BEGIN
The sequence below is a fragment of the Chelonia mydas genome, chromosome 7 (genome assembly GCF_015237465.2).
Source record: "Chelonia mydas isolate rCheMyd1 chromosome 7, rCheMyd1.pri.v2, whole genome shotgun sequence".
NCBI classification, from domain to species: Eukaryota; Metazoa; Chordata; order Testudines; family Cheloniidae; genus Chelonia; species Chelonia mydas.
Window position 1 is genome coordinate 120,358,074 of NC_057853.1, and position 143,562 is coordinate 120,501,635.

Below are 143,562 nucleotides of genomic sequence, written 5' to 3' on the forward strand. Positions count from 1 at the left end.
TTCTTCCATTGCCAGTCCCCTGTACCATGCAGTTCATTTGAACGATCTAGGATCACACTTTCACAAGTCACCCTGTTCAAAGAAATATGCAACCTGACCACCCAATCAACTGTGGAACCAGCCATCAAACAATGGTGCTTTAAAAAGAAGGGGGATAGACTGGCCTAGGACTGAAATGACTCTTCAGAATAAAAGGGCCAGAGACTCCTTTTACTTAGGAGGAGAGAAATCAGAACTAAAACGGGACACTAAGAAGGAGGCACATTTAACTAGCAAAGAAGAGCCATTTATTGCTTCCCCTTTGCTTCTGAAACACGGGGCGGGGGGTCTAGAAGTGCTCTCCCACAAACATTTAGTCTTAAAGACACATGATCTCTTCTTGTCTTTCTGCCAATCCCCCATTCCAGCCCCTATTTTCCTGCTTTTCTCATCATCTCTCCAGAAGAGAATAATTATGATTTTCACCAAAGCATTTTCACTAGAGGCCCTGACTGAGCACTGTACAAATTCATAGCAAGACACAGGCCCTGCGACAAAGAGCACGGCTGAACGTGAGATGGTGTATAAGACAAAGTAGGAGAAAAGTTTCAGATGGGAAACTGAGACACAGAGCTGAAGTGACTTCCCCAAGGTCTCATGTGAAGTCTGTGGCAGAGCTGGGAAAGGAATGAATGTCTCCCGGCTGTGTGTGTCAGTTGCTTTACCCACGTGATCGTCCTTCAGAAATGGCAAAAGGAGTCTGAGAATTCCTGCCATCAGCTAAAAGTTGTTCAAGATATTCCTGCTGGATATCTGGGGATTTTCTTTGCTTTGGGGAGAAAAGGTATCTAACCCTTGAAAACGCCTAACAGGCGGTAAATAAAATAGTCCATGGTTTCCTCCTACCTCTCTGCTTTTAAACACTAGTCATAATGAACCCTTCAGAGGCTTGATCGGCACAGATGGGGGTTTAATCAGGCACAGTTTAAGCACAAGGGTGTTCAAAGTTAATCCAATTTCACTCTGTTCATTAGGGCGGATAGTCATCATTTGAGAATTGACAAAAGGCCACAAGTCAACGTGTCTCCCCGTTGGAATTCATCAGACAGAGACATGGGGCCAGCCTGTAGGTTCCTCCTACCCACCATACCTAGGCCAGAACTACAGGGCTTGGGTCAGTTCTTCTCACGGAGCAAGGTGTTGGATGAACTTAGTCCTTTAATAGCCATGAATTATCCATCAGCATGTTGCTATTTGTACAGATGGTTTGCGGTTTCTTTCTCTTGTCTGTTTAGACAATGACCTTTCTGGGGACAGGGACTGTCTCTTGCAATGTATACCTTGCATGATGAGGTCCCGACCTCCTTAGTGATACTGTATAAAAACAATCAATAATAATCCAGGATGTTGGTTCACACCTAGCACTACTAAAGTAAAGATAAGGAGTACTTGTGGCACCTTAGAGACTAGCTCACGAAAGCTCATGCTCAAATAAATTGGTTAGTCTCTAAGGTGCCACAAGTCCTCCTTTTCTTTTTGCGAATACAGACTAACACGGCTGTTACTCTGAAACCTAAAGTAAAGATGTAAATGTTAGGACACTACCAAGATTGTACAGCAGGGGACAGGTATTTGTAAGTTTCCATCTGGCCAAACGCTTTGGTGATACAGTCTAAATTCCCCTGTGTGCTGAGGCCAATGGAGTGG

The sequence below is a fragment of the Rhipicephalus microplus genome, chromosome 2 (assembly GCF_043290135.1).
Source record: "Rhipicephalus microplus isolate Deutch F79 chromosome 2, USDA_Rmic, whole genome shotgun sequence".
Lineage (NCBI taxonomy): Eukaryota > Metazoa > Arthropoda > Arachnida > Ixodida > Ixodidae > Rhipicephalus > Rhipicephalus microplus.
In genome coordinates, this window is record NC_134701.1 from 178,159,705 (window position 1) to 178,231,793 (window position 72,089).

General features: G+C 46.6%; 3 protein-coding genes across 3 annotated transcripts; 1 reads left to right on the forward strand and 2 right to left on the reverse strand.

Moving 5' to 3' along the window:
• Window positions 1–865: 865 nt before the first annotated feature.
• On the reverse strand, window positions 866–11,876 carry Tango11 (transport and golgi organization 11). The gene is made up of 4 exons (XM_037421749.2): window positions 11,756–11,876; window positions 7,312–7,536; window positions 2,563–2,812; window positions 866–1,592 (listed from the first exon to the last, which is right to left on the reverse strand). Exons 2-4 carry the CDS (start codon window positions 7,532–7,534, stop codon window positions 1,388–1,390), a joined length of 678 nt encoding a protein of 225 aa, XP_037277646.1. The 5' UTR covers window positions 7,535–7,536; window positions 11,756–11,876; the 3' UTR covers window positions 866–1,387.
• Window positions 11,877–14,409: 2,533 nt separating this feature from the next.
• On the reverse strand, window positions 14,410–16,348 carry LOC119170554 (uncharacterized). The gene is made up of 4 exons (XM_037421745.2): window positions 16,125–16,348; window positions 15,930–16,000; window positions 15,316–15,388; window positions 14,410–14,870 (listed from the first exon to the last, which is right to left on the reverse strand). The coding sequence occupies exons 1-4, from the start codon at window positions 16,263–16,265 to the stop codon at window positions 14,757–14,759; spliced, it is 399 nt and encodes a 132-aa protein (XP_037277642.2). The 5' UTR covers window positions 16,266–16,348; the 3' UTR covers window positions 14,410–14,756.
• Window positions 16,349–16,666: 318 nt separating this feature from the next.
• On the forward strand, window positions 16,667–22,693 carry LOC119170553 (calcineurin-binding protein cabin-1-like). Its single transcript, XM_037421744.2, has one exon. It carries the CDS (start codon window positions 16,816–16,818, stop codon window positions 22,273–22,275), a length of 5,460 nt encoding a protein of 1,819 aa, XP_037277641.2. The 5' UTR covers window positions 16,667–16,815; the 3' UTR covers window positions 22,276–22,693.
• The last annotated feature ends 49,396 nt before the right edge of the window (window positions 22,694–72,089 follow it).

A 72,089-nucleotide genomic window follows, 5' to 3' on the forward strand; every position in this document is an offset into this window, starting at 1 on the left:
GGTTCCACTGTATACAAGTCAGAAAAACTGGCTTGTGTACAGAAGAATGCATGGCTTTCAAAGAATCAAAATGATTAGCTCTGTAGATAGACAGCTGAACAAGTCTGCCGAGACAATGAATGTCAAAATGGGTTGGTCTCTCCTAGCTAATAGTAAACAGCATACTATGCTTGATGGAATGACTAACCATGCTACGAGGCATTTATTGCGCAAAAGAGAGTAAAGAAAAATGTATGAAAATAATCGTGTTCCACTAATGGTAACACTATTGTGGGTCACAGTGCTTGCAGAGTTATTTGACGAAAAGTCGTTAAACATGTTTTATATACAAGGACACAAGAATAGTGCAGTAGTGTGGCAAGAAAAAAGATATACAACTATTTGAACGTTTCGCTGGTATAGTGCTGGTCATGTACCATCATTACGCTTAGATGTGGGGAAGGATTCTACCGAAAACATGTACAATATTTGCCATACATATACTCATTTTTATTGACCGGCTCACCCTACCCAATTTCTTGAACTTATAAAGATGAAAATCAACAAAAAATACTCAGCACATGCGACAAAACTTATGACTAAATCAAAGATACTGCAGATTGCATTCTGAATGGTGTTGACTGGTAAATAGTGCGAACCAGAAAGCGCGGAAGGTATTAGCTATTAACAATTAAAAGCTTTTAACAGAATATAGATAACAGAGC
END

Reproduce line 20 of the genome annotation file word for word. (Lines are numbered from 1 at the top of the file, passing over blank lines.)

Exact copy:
A 72,089-nucleotide genomic window follows, 5' to 3' on the forward strand; every position in this document is an offset into this window, starting at 1 on the left: